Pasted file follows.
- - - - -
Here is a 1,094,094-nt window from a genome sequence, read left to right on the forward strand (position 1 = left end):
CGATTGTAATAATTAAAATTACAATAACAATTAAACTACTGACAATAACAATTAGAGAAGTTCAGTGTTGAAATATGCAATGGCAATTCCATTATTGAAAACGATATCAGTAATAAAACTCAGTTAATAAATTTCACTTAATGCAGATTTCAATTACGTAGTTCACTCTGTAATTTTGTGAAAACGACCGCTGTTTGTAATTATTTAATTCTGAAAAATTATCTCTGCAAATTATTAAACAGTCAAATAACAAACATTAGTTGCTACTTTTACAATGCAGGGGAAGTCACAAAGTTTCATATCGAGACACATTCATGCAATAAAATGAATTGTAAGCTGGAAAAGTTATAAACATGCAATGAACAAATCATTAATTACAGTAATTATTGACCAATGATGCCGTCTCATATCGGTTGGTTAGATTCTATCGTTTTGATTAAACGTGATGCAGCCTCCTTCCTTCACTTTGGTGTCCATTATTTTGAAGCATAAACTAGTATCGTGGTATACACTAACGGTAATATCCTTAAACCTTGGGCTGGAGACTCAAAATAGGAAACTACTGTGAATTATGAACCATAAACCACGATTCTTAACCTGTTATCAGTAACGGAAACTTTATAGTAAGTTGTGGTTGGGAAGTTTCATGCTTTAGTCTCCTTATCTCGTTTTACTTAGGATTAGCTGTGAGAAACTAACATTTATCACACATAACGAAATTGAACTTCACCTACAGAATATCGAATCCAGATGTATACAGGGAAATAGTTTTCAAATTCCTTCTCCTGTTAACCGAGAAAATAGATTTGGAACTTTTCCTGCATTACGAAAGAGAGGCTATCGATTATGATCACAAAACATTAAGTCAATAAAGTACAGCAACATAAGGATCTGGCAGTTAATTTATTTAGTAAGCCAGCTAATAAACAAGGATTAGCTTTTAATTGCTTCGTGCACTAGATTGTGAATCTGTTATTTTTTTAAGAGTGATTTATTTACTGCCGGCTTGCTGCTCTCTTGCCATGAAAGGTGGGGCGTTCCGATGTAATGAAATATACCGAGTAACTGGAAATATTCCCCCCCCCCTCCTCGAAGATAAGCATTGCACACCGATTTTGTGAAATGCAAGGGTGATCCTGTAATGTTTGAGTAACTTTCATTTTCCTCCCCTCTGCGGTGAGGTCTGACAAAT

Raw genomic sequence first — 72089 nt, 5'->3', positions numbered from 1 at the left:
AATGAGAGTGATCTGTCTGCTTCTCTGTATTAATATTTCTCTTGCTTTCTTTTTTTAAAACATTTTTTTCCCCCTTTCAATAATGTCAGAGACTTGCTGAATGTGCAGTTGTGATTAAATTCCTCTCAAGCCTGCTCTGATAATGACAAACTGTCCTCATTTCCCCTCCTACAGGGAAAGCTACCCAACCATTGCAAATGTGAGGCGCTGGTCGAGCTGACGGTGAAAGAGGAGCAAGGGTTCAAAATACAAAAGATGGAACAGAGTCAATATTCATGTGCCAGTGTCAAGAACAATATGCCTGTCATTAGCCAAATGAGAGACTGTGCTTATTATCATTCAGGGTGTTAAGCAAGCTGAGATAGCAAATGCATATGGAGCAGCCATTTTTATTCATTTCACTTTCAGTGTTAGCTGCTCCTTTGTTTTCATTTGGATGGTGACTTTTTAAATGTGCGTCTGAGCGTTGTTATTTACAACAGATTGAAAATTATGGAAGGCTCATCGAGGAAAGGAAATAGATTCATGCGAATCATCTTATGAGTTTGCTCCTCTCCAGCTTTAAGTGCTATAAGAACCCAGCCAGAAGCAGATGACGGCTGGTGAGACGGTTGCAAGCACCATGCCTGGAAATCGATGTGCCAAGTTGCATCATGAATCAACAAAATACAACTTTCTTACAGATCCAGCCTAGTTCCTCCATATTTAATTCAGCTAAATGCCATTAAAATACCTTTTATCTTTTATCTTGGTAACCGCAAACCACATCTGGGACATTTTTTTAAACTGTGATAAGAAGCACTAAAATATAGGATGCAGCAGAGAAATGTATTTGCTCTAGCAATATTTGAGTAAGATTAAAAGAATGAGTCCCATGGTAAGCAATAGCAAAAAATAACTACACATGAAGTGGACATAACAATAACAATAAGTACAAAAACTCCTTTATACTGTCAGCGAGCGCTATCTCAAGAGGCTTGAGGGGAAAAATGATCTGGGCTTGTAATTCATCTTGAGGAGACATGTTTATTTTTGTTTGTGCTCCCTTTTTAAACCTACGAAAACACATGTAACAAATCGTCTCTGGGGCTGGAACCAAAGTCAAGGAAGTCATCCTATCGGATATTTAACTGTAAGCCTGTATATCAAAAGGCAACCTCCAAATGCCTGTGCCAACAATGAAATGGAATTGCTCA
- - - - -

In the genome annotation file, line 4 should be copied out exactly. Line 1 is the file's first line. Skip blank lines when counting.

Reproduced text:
AATGAGAGTGATCTGTCTGCTTCTCTGTATTAATATTTCTCTTGCTTTCTTTTTTTAAAACATTTTTTTCCCCCTTTCAATAATGTCAGAGACTTGCTGAATGTGCAGTTGTGATTAAATTCCTCTCAAGCCTGCTCTGATAATGACAAACTGTCCTCATTTCCCCTCCTACAGGGAAAGCTACCCAACCATTGCAAATGTGAGGCGCTGGTCGAGCTGACGGTGAAAGAGGAGCAAGGGTTCAAAATACAAAAGATGGAACAGAGTCAATATTCATGTGCCAGTGTCAAGAACAATATGCCTGTCATTAGCCAAATGAGAGACTGTGCTTATTATCATTCAGGGTGTTAAGCAAGCTGAGATAGCAAATGCATATGGAGCAGCCATTTTTATTCATTTCACTTTCAGTGTTAGCTGCTCCTTTGTTTTCATTTGGATGGTGACTTTTTAAATGTGCGTCTGAGCGTTGTTATTTACAACAGATTGAAAATTATGGAAGGCTCATCGAGGAAAGGAAATAGATTCATGCGAATCATCTTATGAGTTTGCTCCTCTCCAGCTTTAAGTGCTATAAGAACCCAGCCAGAAGCAGATGACGGCTGGTGAGACGGTTGCAAGCACCATGCCTGGAAATCGATGTGCCAAGTTGCATCATGAATCAACAAAATACAACTTTCTTACAGATCCAGCCTAGTTCCTCCATATTTAATTCAGCTAAATGCCATTAAAATACCTTTTATCTTTTATCTTGGTAACCGCAAACCACATCTGGGACATTTTTTTAAACTGTGATAAGAAGCACTAAAATATAGGATGCAGCAGAGAAATGTATTTGCTCTAGCAATATTTGAGTAAGATTAAAAGAATGAGTCCCATGGTAAGCAATAGCAAAAAATAACTACACATGAAGTGGACATAACAATAACAATAAGTACAAAAACTCCTTTATACTGTCAGCGAGCGCTATCTCAAGAGGCTTGAGGGGAAAAATGATCTGGGCTTGTAATTCATCTTGAGGAGACATGTTTATTTTTGTTTGTGCTCCCTTTTTAAACCTACGAAAACACATGTAACAAATCGTCTCTGGGGCTGGAACCAAAGTCAAGGAAGTCATCCTATCGGATATTTAACTGTAAGCCTGTATATCAAAAGGCAACCTCCAAATGCCTGTGCCAACAATGAAATGGAATTGCTCA